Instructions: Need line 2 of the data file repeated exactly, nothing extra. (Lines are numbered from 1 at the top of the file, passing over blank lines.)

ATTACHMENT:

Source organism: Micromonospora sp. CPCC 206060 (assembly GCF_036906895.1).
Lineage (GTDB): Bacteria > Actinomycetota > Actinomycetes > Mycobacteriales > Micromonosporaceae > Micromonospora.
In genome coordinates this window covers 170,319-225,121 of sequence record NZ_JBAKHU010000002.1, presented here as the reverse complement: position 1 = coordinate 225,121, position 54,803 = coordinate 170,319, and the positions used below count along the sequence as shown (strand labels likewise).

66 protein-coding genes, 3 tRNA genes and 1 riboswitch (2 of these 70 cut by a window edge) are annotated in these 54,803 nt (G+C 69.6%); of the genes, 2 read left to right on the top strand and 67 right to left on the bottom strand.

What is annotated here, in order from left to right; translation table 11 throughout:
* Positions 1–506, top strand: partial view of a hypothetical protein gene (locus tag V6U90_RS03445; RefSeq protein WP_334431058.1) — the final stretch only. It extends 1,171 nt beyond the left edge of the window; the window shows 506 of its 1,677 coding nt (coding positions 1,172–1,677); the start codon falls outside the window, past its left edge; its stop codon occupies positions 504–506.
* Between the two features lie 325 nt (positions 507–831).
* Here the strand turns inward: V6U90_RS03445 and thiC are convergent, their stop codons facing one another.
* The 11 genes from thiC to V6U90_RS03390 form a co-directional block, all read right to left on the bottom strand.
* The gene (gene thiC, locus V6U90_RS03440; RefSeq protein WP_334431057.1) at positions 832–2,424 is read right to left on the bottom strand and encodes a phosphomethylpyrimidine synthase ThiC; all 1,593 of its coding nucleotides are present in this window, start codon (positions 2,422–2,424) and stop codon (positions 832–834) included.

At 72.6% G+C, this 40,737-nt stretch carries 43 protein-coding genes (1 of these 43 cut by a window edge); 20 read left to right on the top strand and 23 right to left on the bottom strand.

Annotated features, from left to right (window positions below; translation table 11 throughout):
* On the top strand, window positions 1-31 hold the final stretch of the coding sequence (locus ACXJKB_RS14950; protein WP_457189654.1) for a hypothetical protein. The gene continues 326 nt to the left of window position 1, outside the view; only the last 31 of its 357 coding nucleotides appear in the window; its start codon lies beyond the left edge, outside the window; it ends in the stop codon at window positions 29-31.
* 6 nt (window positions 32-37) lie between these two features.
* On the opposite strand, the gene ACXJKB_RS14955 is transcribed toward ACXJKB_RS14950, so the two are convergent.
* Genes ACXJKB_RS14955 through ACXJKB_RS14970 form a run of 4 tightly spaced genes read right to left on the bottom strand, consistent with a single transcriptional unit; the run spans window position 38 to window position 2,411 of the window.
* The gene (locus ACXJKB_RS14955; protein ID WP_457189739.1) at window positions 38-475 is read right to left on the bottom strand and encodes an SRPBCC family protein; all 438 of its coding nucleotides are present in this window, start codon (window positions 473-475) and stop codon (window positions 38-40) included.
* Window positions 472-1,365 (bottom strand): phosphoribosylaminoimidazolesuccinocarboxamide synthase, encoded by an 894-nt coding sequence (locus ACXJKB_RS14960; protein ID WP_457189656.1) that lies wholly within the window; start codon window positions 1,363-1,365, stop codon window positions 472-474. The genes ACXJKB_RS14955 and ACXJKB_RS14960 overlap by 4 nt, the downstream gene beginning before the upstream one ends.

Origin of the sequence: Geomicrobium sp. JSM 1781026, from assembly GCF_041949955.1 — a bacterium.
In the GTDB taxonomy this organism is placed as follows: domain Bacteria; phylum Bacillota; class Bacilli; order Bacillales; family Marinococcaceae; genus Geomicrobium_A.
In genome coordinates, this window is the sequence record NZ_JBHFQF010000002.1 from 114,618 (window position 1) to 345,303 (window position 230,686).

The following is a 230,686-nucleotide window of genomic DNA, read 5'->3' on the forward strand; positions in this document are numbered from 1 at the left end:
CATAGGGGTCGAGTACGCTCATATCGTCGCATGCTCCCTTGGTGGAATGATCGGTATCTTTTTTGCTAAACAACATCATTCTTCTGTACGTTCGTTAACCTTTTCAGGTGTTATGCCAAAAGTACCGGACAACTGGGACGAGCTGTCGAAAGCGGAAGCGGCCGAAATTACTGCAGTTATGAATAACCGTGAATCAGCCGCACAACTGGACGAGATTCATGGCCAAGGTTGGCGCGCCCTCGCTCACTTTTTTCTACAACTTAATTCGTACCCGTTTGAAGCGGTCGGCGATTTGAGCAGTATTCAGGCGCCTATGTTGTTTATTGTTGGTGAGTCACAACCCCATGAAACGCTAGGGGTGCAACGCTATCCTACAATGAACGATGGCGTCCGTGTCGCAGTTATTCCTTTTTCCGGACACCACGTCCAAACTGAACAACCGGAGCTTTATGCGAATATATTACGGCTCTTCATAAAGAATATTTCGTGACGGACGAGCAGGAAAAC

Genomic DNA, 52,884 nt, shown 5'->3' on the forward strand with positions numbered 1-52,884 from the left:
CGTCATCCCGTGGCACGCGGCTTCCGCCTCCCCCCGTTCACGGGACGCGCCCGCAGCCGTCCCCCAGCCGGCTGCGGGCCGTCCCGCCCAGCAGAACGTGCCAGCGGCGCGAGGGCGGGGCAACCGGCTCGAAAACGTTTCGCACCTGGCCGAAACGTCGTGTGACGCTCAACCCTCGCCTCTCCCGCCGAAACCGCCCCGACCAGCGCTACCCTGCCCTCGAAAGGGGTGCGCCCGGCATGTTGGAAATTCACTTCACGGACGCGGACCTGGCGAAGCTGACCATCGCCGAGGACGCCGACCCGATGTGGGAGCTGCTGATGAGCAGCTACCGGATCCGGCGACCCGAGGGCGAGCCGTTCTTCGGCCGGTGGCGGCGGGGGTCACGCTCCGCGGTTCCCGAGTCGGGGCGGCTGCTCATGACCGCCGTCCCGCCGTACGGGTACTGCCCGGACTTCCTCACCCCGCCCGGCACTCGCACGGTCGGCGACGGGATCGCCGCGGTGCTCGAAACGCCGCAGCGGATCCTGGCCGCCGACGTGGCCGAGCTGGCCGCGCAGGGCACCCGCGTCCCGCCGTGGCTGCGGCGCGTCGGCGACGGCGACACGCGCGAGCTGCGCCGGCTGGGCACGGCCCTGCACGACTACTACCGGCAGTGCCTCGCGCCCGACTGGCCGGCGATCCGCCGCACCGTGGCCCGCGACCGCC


Lineage (GTDB): Bacteria > Actinomycetota > Actinomycetes > Mycobacteriales > Micromonosporaceae > Micromonospora.